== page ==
By Bobby Mathews and Erica Thomas
ATMORE — The execution of Willie B. Smith can proceed, a federal judge ruled on Sunday, October 17, 2021.
Smith, who was convicted in the 1991 killing of Trussville woman Sharma Ruth Johnson, is currently on death row in William C. Holman Correctional Facility in Atmore. His execution is now scheduled for this Thursday, October 21, 2021 at 6 p.m.
In the ruling, made public on October 18, U.S. Chief District Judge Emily Marks denied a request for a preliminary injunction sought by Smith’s lawyers. The Associated Press reports that Smith’s attorneys are appealing the ruling.
The 11th Circuit U.S. Court of Appeals ordered Marks to consider the injunction request, which she denied after ruling that Smith was not likely to prevail in the lawsuit, which was brought under the Americans with Disabilities Act. This means that Smith’s execution will move forward, pending a successful appeal by the court or a stay by the governor’s office. If the execution goes forward, it will occur nearly 30 years to the day that Smith and an accomplice kidnapped and murdered their victim.
Johnson was 22 years old when she was murdered. She was abducted from an ATM off Parkway East, in the Center Point area by Smith, who was the same age as the victim at the time, and a 17-year-old female accomplice. That teen, Angelica Willis, was charged with capital murder as well but struck a plea deal with prosecutors to testify against Smith.
Testimony at the trial revealed that Johnson had no prior relationship with Smith and Willis, and that she had been picked at random to be the victim of the crime.
Willis said Smith directed her to ask Johnson for directions to a fast-food restaurant on the night of Oct. 26, 1991. According to trial testimony, the two had no relationship with the victim and simply picked her to be the victim in the random crime.
When Willis asked Johnson where Krystal’s Hamburgers was located, Johnson said she did not know. At that time, Smith approached the car with a sawed-off shotgun and demanded Johnson get in the trunk of the car. The two suspects then got in the car, with Smith driving and Willis in the passenger’s seat, drove to the Huffman area, then back to the ATM where they withdrew the remaining $80 from the victim’s account.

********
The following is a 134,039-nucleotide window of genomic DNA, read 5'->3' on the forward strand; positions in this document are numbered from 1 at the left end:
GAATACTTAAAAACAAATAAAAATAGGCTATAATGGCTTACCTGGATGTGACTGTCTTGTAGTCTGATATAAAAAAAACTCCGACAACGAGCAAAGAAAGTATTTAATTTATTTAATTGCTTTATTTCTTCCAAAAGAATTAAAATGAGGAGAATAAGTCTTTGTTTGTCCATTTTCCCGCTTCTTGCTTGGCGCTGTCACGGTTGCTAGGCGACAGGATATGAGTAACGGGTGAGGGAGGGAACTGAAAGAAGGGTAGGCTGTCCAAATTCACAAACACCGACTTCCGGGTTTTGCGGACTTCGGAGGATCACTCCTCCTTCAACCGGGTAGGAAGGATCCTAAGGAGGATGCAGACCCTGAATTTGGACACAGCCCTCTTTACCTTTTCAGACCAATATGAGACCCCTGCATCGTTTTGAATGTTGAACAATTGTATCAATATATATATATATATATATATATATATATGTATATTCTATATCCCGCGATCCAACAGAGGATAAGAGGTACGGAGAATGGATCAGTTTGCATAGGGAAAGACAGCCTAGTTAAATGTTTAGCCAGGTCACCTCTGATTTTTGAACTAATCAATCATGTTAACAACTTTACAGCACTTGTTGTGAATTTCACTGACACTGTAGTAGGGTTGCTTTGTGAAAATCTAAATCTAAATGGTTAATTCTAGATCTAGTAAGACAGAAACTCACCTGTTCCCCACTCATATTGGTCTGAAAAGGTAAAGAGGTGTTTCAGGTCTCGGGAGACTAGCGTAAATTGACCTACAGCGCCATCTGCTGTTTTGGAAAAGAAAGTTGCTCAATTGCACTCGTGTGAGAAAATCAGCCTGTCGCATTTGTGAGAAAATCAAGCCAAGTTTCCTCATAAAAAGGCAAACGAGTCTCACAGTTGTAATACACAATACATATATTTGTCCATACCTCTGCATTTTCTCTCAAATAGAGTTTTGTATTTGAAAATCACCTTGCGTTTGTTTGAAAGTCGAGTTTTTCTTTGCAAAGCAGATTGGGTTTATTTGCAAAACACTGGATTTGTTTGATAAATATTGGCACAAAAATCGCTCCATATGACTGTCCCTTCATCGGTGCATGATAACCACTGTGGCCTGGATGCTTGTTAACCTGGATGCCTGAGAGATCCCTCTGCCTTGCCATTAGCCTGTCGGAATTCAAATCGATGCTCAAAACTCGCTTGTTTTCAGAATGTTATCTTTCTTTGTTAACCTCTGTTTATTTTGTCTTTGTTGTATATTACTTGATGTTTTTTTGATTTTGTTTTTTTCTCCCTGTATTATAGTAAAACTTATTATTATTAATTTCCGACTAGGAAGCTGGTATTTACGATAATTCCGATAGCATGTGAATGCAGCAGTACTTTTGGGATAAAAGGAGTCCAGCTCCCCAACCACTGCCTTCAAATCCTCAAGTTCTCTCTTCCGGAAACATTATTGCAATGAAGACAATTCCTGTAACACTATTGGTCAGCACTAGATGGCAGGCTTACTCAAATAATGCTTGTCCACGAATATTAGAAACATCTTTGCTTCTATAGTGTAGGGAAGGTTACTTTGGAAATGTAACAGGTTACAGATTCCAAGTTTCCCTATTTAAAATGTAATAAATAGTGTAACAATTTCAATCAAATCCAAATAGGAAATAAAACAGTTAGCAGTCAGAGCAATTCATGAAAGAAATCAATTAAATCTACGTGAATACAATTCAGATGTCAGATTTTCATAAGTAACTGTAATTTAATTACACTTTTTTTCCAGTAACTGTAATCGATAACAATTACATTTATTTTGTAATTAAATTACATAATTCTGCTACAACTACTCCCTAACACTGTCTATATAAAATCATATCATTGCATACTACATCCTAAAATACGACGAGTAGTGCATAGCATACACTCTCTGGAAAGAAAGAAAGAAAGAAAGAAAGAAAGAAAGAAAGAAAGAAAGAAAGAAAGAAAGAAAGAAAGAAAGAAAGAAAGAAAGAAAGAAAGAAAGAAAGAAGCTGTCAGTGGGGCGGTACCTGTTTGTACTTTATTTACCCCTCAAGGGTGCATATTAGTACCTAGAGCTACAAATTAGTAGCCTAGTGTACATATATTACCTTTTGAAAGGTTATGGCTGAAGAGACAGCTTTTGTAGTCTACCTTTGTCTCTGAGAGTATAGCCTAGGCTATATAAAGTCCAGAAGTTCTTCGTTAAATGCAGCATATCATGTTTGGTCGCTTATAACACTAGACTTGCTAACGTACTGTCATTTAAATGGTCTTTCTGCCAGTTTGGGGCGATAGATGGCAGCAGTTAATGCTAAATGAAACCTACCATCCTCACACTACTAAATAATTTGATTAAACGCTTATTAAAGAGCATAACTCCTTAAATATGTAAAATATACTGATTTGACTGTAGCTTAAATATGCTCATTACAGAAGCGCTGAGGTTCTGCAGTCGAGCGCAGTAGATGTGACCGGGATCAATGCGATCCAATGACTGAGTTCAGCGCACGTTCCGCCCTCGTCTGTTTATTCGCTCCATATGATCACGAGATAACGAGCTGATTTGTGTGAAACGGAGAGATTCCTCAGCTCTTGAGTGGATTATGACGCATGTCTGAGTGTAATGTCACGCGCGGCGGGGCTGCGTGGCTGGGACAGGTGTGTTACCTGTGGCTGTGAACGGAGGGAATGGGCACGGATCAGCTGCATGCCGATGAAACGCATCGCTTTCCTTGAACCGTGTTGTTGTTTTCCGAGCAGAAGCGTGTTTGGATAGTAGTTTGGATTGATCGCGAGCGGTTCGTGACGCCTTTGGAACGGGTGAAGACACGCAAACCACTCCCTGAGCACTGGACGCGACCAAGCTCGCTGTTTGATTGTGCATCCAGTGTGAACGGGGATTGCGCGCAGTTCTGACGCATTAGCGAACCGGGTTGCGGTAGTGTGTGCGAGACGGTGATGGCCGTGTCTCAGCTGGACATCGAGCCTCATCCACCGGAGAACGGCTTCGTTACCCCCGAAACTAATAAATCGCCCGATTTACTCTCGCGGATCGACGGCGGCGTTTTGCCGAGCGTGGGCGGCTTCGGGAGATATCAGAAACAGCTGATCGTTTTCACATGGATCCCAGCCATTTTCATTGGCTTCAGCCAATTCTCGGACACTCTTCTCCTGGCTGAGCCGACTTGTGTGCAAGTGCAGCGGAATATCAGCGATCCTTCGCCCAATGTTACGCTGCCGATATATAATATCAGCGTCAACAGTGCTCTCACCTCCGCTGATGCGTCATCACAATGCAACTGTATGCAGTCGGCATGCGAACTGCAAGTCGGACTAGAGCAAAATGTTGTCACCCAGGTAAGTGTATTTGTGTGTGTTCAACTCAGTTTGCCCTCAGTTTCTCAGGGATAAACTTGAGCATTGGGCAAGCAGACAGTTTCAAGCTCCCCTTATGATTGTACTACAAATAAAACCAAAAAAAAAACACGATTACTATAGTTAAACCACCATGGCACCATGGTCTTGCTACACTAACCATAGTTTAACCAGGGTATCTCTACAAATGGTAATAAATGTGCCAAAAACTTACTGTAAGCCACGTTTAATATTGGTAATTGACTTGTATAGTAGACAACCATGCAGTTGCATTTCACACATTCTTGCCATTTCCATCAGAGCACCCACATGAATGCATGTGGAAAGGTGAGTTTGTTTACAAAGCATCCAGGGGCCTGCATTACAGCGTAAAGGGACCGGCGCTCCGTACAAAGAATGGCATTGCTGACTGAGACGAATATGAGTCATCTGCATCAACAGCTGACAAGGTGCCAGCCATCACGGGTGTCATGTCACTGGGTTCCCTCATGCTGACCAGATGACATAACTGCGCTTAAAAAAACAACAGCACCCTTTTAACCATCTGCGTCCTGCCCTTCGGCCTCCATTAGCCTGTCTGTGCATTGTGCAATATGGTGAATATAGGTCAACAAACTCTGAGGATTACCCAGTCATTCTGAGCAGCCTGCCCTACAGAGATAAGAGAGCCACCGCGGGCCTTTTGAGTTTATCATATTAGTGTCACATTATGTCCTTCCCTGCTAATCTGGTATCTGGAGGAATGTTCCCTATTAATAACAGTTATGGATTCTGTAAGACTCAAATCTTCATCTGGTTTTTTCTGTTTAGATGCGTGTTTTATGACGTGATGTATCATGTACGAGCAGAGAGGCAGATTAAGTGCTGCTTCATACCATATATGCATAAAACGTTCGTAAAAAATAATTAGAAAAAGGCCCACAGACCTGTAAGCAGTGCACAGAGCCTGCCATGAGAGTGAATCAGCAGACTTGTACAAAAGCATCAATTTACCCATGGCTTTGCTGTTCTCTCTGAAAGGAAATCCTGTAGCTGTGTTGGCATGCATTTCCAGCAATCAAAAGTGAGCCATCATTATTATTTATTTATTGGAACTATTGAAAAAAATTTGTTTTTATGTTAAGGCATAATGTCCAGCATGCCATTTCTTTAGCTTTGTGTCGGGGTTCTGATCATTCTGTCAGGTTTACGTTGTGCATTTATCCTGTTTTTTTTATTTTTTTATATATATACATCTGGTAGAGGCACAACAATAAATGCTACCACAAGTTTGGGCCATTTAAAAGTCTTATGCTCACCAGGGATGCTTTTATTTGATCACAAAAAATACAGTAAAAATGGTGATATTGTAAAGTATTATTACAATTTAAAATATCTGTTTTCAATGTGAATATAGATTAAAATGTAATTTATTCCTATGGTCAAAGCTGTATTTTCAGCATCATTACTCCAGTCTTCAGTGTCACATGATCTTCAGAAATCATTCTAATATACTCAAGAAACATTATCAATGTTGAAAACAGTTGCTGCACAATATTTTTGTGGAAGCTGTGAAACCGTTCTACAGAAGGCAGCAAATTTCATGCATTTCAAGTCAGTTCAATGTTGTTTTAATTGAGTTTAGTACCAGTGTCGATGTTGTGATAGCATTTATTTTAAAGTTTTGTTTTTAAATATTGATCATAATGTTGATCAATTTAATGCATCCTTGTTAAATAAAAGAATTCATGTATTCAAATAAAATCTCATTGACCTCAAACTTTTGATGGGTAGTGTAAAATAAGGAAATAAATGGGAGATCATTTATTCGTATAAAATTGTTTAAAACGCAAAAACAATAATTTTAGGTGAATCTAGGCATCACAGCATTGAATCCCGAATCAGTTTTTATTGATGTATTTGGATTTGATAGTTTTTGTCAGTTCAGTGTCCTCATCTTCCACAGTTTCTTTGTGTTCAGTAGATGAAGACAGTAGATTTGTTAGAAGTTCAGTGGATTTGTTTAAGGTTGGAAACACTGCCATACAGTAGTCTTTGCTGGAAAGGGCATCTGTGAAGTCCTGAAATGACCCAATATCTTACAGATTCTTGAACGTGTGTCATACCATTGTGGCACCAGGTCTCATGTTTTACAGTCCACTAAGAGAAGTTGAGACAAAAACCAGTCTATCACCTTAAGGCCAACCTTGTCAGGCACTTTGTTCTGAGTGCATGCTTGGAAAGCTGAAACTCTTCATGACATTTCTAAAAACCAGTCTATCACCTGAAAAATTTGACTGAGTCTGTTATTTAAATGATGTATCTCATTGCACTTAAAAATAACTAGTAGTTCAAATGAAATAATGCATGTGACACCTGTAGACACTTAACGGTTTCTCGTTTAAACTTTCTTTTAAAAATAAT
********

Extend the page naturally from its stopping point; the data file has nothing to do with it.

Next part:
Video from the bank was used to track down the suspects. It showed the incident at the ATM happened around 1:25 a.m. on Oct. 27. The suspects then drove to Huffman to pick up Willis’ brother. Willis testified that once her brother learned the woman was in the trunk, he taunted her. The three then drove to Zion Memorial Cemetery, where Smith shot Johnson, execution-style. Willis said before the shooting she and her brother tried to tell Smith he didn’t have to kill her. She said Smith told Johnson, “I’m going to have to kill you” because he thought she would call the police. He then shot her in the head.
A secret recording of Smith explaining to his friend what happened was later played in court. “She said, no I’m not [going to tell the police], I promise,” Smith said in the recording while mimicking a female voice. “I said, ‘you a liar!’ Boom! then shot her in the head with that gun.’
Smith told his friend he had to shoot Johnson because her brother was a police officer.
After the shooting, the three drove the victim’s car, with her dead body in the trunk, to the cemetery in Roebuck. Willis testified that Smith went back later and torched the vehicle.
Willis was given a 25-year sentence in exchange for her testimony. She was released from Tutwiler Prison after serving all 25 years and has graduated from Hope Inspired Ministries, a faith-based non-profit that provides training for employment.
Smith was originally sentenced to death by the electric chair, in 1992, but that has since been changed to death by lethal injection.
Since the conviction, Smith’s attorneys have made several appeals. In 2013, they claimed that the state gave their client antipsychotic drugs during his trial, rendering him unable to show emotion. In 2019, they appealed the death sentence, saying he only has an IQ of 70. In February of this year, The U.S. Supreme Court stopped the execution of Smith last minute after attorneys requested for him to have his pastor with him in the death chamber. Now, attorneys claim Smith was not given reasonable accommodation to opt into execution by nitrogen, a new method approved for executions in Alabama. Although courts have ruled to allow the execution to move forward, Smith’s attorneys are continuing to fight the execution.
The Alabama Department of Corrections will only allow one member of the media to witness the execution Thursday. That reporter will be from the Associated Press, as decided by ADOC. Other media has been instructed to report to a media room at the prison
The family members of the victim in the case have seen news headlines about the execution. They hope that people reading and watching the headlines are able to focus on the person Johnson was and on the lives she touched during her short time on earth.
A classmate of Johnson said she remembers her as quiet and kind.
“I’ve known her since seventh grade,” said Shelley Luna. “She was one of the sweetest people you would ever meet. Just very humble.”
Luna said she still remembers where she was and how she felt when she heard about Johnson’s death on the news.
“For a long time, I wouldn’t go outside by myself at night, because of her death,” Luna remembered.
Sharma Ruth Johnson is now resting in peace at Jefferson Memorial Gardens, in Trussville.